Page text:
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Road to Rio


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DVD 1-Disc Version
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Product Details

  • Actors: Bing Crosby, Bob Hope, Dorothy Lamour, Gale Sondergaard, Frank Faylen
  • Directors: Norman Z. McLeod
  • Writers: Barney Dean, Edmund Beloin, Jack Rose
  • Producers: Daniel Dare
  • Format: Black & White, NTSC
  • Language: English
  • Region: Region 1 (U.S. and Canada only. Read more about DVD formats.)
  • Aspect Ratio: 1.33:1
  • Number of discs: 1
  • Rated: NR (Not Rated)
  • Studio: Bci / Eclipse
  • DVD Release Date: November 21, 2000
  • Run Time: 100 minutes
  • Average Customer Review: 4.8 out of 5 stars  See all reviews (31 customer reviews)
  • ASIN: B00004YS6W
  • Amazon Best Sellers Rank: #77,639 in Movies & TV (See Top 100 in Movies & TV)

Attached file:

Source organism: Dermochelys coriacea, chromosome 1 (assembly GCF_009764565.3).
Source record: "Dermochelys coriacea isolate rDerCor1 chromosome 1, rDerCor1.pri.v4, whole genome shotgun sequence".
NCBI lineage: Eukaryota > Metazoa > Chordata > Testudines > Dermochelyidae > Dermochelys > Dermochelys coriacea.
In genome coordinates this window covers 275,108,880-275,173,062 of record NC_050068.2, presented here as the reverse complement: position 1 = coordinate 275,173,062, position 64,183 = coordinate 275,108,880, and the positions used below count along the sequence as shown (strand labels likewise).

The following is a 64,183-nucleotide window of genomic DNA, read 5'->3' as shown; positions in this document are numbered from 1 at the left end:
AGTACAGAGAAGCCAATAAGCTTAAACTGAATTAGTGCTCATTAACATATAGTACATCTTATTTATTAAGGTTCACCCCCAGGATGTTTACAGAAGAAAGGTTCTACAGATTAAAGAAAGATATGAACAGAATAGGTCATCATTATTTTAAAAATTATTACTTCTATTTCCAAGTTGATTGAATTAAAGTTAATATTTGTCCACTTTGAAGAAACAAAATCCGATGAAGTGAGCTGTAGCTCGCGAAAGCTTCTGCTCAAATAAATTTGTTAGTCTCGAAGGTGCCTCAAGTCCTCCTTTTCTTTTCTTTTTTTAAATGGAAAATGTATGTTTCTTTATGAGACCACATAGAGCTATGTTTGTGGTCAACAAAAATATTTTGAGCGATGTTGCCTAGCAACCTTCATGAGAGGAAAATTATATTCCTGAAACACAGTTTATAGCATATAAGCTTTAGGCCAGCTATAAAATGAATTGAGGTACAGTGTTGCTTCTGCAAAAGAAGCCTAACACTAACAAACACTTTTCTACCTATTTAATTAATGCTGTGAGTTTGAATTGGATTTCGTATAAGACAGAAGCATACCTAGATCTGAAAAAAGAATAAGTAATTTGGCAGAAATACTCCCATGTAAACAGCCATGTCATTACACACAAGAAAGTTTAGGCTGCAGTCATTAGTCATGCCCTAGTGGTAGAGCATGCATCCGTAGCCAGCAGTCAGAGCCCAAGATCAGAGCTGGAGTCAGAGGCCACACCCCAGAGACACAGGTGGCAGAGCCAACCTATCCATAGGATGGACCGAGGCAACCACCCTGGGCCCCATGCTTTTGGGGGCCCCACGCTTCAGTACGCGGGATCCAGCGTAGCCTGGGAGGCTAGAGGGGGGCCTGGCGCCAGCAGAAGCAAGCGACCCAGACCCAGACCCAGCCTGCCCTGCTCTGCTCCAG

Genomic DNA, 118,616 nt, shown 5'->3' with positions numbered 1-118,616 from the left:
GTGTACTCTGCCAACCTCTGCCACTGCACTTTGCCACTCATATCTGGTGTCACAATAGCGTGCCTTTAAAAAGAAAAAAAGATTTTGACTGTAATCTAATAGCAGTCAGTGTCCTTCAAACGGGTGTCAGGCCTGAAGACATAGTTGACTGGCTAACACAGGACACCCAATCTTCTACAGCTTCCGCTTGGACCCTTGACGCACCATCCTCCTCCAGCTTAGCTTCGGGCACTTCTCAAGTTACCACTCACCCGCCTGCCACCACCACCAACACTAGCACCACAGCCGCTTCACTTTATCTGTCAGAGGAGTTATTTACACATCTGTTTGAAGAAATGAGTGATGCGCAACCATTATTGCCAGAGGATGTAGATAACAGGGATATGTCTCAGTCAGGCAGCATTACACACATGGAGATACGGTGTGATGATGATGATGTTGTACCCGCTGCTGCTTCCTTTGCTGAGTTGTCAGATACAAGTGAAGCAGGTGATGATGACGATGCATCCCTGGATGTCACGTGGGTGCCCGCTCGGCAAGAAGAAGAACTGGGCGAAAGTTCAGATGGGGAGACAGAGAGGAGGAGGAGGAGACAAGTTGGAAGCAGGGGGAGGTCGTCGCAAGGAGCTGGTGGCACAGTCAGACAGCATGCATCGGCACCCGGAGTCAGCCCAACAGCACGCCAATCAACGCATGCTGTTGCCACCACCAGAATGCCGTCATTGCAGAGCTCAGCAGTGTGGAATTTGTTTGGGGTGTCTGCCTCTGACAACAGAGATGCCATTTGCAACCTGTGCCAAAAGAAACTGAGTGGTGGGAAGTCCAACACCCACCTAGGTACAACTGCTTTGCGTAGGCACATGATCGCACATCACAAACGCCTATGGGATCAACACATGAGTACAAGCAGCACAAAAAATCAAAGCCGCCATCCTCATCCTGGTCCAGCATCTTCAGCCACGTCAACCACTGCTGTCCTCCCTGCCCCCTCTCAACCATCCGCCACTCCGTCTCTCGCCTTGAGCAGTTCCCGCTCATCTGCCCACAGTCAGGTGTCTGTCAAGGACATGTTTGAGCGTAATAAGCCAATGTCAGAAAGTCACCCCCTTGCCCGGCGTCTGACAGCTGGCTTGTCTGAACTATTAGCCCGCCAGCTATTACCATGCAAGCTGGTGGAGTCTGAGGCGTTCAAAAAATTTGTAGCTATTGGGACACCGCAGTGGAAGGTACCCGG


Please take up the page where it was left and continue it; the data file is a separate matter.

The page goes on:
• Learn more about "Road to Rio" on IMDb

Special Features

None.

Editorial Reviews

Two inept vaudevillians (Bing Crosby, Bob Hope) stow away on a Brazilian-bound ocean liner and foil a plot by a sinister hypnotist to marry off her niece to a greedy fortune hunter.

Customer Reviews

4.8 out of 5 stars
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See all 31 customer reviews
A really good, fun, mostly clean, movie.
Sandra J Smith
This has always been my favorite film in my favorite film series.
Mike Ritter
Nothing they make can come as close and funny to this!
Jaime Killion

Most Helpful Customer Reviews

56 of 56 people found the following review helpful By Mike Ritter on April 29, 2003
Format: DVD